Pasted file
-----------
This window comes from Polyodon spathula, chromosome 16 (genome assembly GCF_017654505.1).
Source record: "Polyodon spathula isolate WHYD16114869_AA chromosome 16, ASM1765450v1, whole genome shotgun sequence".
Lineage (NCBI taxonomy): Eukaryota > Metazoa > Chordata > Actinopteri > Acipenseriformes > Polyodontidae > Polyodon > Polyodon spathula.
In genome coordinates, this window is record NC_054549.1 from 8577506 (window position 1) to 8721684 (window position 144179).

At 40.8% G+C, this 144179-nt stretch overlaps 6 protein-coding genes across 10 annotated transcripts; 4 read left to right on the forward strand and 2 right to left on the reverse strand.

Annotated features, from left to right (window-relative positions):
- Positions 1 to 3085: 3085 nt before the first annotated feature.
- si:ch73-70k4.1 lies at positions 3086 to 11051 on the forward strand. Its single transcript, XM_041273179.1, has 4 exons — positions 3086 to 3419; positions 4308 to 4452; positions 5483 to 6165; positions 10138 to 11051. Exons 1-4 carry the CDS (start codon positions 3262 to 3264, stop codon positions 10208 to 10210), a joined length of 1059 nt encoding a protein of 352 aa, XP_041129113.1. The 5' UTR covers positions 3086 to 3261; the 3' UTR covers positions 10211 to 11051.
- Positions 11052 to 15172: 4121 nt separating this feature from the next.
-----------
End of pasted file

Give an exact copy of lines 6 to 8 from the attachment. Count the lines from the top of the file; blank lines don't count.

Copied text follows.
Annotated features, from left to right (window-relative positions):
- Positions 1 to 3085: 3085 nt before the first annotated feature.
- si:ch73-70k4.1 lies at positions 3086 to 11051 on the forward strand. Its single transcript, XM_041273179.1, has 4 exons — positions 3086 to 3419; positions 4308 to 4452; positions 5483 to 6165; positions 10138 to 11051. Exons 1-4 carry the CDS (start codon positions 3262 to 3264, stop codon positions 10208 to 10210), a joined length of 1059 nt encoding a protein of 352 aa, XP_041129113.1. The 5' UTR covers positions 3086 to 3261; the 3' UTR covers positions 10211 to 11051.